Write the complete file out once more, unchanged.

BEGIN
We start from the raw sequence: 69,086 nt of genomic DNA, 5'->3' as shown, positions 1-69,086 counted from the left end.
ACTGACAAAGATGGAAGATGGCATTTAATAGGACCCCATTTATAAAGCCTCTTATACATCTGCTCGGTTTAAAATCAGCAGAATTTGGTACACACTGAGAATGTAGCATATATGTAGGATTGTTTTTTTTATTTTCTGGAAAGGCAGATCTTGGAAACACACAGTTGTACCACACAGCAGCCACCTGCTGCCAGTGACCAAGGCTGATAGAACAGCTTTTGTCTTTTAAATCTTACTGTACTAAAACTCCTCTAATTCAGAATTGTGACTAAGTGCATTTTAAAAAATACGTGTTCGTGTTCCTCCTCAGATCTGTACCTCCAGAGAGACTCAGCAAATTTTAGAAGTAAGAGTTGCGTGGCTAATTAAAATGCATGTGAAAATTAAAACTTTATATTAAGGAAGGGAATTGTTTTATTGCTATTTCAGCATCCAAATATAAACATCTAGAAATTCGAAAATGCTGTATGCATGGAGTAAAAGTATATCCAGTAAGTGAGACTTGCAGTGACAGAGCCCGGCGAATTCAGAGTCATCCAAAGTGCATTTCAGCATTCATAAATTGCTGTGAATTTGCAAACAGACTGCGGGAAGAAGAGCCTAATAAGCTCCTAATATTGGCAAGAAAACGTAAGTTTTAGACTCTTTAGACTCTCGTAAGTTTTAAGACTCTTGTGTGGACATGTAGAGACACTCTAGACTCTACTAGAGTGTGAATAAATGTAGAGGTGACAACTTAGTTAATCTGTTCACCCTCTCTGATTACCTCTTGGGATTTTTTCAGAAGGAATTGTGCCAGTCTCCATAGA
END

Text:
We start from the raw sequence: 69,086 nt of genomic DNA, 5'->3' as shown, positions 1-69,086 counted from the left end.
ACTGACAAAGATGGAAGATGGCATTTAATAGGACCCCATTTATAAAGCCTCTTATACATCTGCTCGGTTTAAAATCAGCAGAATTTGGTACACACTGAGAATGTAGCATATATGTAGGATTGTTTTTTTTATTTTCTGGAAAGGCAGATCTTGGAAACACACAGTTGTACCACACAGCAGCCACCTGCTGCCAGTGACCAAGGCTGATAGAACAGCTTTTGTCTTTTAAATCTTACTGTACTAAAACTCCTCTAATTCAGAATTGTGACTAAGTGCATTTTAAAAAATACGTGTTCGTGTTCCTCCTCAGATCTGTACCTCCAGAGAGACTCAGCAAATTTTAGAAGTAAGAGTTGCGTGGCTAATTAAAATGCATGTGAAAATTAAAACTTTATATTAAGGAAGGGAATTGTTTTATTGCTATTTCAGCATCCAAATATAAACATCTAGAAATTCGAAAATGCTGTATGCATGGAGTAAAAGTATATCCAGTAAGTGAGACTTGCAGTGACAGAGCCCGGCGAATTCAGAGTCATCCAAAGTGCATTTCAGCATTCATAAATTGCTGTGAATTTGCAAACAGACTGCGGGAAGAAGAGCCTAATAAGCTCCTAATATTGGCAAGAAAACGTAAGTTTTAGACTCTTTAGACTCTCGTAAGTTTTAAGACTCTTGTGTGGACATGTAGAGACACTCTAGACTCTACTAGAGTGTGAATAAATGTAGAGGTGACAACTTAGTTAATCTGTTCACCCTCTCTGATTACCTCTTGGGATTTTTTCAGAAGGAATTGTGCCAGTCTCCATAGA